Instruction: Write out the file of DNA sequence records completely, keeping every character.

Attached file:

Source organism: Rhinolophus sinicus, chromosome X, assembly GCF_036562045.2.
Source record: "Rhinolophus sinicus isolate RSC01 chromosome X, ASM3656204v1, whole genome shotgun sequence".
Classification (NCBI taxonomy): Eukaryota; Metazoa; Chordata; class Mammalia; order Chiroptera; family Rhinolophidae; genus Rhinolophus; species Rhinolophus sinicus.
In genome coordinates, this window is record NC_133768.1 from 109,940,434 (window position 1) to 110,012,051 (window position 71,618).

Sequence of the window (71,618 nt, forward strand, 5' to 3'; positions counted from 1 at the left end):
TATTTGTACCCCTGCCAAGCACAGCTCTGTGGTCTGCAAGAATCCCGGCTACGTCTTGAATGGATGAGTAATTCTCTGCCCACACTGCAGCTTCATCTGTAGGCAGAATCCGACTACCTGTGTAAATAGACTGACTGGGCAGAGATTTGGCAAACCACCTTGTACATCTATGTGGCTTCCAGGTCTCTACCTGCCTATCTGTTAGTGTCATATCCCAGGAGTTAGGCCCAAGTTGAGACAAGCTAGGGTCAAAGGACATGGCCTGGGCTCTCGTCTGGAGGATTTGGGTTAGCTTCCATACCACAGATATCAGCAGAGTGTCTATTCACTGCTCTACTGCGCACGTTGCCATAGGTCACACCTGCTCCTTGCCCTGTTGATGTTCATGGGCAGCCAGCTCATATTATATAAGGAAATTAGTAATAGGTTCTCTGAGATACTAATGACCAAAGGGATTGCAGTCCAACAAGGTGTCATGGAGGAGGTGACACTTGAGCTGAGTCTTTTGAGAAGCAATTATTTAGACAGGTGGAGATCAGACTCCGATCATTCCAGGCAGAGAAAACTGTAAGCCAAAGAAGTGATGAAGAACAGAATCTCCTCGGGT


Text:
Source organism: Rhinolophus sinicus, chromosome X, assembly GCF_036562045.2.
Source record: "Rhinolophus sinicus isolate RSC01 chromosome X, ASM3656204v1, whole genome shotgun sequence".
Classification (NCBI taxonomy): Eukaryota; Metazoa; Chordata; class Mammalia; order Chiroptera; family Rhinolophidae; genus Rhinolophus; species Rhinolophus sinicus.
In genome coordinates, this window is record NC_133768.1 from 109,940,434 (window position 1) to 110,012,051 (window position 71,618).

Sequence of the window (71,618 nt, forward strand, 5' to 3'; positions counted from 1 at the left end):
TATTTGTACCCCTGCCAAGCACAGCTCTGTGGTCTGCAAGAATCCCGGCTACGTCTTGAATGGATGAGTAATTCTCTGCCCACACTGCAGCTTCATCTGTAGGCAGAATCCGACTACCTGTGTAAATAGACTGACTGGGCAGAGATTTGGCAAACCACCTTGTACATCTATGTGGCTTCCAGGTCTCTACCTGCCTATCTGTTAGTGTCATATCCCAGGAGTTAGGCCCAAGTTGAGACAAGCTAGGGTCAAAGGACATGGCCTGGGCTCTCGTCTGGAGGATTTGGGTTAGCTTCCATACCACAGATATCAGCAGAGTGTCTATTCACTGCTCTACTGCGCACGTTGCCATAGGTCACACCTGCTCCTTGCCCTGTTGATGTTCATGGGCAGCCAGCTCATATTATATAAGGAAATTAGTAATAGGTTCTCTGAGATACTAATGACCAAAGGGATTGCAGTCCAACAAGGTGTCATGGAGGAGGTGACACTTGAGCTGAGTCTTTTGAGAAGCAATTATTTAGACAGGTGGAGATCAGACTCCGATCATTCCAGGCAGAGAAAACTGTAAGCCAAAGAAGTGATGAAGAACAGAATCTCCTCGGGT